Eelgrass grows in submerged waters in Casco Bay. Photo by Steve Karpiak

Eelgrass meadows in Casco Bay have retreated rapidly over the past four years, reducing the amount of the critical marine habitat by more than half and accelerating a trend blamed partly on warming waters, according to a new report.

“This is very alarming,” said Ivy Frignoca, Casco Baykeeper for the Friends of Casco Bay environmental group. “We were aware of the decline in eelgrass, but we thought we had some time to think about this. But we lost 54% of eelgrass in the last four years. The time to act was yesterday.”

Angela Brewer, Marine Unit leader for the Maine Department of Environmental Protection, said while the continued decline in eelgrass is not surprising, “it’s a big deal to lose that much resource in a four-year time span.”

The latest study was submitted to the DEP in January and released this month. Because of cost and the time it takes to conduct the surveys, the agency typically hires a contractor to measure eel grass beds every four to five years.

In 2018, eelgrass meadows covered 5,012 acres in Casco Bay, which stretches from Cape Elizabeth to Phippsburg. By 2022, the eelgrass beds had dropped to 2,286 acres, according to the report. The most pronounced declines were observed near South Freeport, Maquoit Bay and northern Harpswell Sound.

Casco Bay’s eelgrass habitat expanded from 3,650 acres in 2013 to 5,012 acres in 2018, but it has declined over the long term. Eelgrass meadows covered more than 7,000 acres in 1993-94, and more than 8,000 acres in 2001-02.


Eelgrass is a ribbon-like seagrass and the meadows support the base of the marine food web. The grass provides habitat and food to organisms ranging from invertebrates to fish to waterfowl. Eelgrass also shelters adolescent marine life such as lobsters, shrimp and certain types of fish from predators, so its loss can make it difficult for some species to survive.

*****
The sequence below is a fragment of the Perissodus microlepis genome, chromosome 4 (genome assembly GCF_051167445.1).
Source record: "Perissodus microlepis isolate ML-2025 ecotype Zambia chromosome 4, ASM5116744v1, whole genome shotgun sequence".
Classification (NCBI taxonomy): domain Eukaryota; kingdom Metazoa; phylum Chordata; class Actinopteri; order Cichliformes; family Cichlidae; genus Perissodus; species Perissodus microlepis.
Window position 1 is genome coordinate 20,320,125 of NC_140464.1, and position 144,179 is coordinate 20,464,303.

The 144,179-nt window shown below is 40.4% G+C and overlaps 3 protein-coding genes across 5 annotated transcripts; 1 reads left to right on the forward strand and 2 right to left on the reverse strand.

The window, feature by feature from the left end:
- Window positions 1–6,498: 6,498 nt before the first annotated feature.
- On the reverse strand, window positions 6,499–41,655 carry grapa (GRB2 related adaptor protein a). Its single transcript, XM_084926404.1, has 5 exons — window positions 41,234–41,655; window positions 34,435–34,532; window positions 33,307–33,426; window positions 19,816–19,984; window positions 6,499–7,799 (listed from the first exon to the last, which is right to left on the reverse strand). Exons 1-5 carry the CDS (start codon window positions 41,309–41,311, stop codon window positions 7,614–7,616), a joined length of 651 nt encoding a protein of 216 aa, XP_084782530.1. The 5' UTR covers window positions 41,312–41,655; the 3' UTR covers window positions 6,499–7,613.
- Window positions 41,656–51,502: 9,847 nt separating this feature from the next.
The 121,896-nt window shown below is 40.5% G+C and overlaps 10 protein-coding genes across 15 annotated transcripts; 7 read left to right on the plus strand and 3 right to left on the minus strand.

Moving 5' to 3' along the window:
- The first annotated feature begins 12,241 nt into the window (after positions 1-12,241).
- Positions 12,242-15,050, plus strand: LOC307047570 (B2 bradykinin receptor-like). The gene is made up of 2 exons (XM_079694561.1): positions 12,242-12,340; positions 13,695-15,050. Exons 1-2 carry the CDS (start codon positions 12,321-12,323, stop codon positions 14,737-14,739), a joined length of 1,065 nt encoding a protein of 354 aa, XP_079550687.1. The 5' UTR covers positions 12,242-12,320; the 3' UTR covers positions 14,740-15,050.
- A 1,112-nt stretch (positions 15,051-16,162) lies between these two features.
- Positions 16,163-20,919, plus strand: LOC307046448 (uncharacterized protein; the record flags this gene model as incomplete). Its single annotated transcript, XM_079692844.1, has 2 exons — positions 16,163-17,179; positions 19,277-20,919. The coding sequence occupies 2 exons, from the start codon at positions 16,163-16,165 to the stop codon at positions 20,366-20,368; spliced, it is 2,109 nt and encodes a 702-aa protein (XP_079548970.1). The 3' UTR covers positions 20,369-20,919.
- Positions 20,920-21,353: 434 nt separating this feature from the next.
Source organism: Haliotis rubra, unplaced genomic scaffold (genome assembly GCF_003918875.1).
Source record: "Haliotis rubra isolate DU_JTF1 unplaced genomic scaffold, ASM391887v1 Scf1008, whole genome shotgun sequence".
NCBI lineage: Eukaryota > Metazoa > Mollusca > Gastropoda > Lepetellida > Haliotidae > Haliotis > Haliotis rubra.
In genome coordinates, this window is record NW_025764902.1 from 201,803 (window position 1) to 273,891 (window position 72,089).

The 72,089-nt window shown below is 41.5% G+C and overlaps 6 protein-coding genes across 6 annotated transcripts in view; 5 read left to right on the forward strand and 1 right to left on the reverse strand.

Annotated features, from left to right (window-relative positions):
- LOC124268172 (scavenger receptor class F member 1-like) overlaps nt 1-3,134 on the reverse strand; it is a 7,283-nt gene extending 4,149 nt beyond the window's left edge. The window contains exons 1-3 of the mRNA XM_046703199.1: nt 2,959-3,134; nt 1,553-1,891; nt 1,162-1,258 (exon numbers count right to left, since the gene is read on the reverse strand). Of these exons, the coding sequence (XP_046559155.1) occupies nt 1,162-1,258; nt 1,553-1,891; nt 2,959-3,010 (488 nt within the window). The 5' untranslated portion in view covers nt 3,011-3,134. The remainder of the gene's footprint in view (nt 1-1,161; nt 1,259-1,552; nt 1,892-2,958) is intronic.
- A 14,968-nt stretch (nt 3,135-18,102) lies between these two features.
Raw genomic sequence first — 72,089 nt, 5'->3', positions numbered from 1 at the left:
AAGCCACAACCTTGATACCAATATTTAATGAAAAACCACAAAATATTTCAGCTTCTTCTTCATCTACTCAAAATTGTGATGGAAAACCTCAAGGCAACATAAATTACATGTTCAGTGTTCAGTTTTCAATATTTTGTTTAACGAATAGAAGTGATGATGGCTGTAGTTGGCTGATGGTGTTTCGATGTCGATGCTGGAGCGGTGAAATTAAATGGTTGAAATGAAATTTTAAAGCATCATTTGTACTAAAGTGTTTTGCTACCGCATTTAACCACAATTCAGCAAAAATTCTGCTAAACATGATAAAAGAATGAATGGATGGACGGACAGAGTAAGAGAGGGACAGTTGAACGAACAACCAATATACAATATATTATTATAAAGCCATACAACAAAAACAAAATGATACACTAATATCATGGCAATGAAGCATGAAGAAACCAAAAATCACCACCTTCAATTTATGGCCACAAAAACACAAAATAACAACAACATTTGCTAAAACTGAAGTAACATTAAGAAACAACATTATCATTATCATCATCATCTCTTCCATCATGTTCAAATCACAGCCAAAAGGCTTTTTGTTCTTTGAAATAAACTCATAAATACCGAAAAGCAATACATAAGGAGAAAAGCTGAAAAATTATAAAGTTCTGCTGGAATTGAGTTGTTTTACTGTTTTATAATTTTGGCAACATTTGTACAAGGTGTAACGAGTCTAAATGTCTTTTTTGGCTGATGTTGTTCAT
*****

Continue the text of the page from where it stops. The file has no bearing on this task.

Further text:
Eelgrass meadows also help keep the bay healthy by absorbing nutrients, stabilizing sediments and reducing erosion. And the meadows are valuable for their ability to store carbon dioxide.

Climate change is affecting eelgrass in multiple ways.

Warming waters in Casco Bay can lead to algae blooms, which cloud the water and make it difficult for sunlight to penetrate and sustain eelgrass plants, Brewer said.

Because Casco Bay is part of one of the fastest-warming water bodies on Earth, water temperatures may be reaching the point where eelgrass can no longer survive, Frignoca said.

“You can think of it like how plants in your garden or in the nearby forest exist in certain growing zones,” Frignoca said. “Once the temps get too high, certain plants don’t do well.”


Last year was the second warmest on record for the Gulf of Maine, which includes Casco Bay, with the average surface temperature falling just short of the record high set in 2021. The Gulf of Maine’s average annual sea surface temperature was 53.66 degrees Fahrenheit that year, 3.72 degrees above the long-term average, according to the Gulf of Maine Research Institute.

Invasive green crabs in Casco Bay – which have been thriving as waters get warmer – are another reason eelgrass beds are declining.

“The green crabs are not dying back during the winters because the waters are warm enough, and instead they are reproducing at prolific rates,” Frignoca said.

Brewer said young green crabs eat eelgrass and the adult crabs disrupt the roots while digging for prey, including soft-shell clams. While their population explosion has been linked to climate change, Brewer said green crab populations also may wax and wane depending on the amount of prey available. Populations may decline if there’s not enough shellfish to eat, but when shellfish populations rebound, green crab populations also increase.

Brewer said some have discussed trying to knock back green crab populations through commercial fishing, but so far there’s been little demand for the crabs.

Another potential solution to declining eelgrass beds might be “assisted migration” of eelgrass varieties that can survive in warmer waters, such as those from the mid-Atlantic region. But Brewer said there are some concerns about assisted migration because it could introduce diseases from other areas to Maine waters.

Brewer said the DEP has so far only studied eelgrass coverage in Casco Bay, but hopes at some point to have enough funding to research it along the entire Maine coast.

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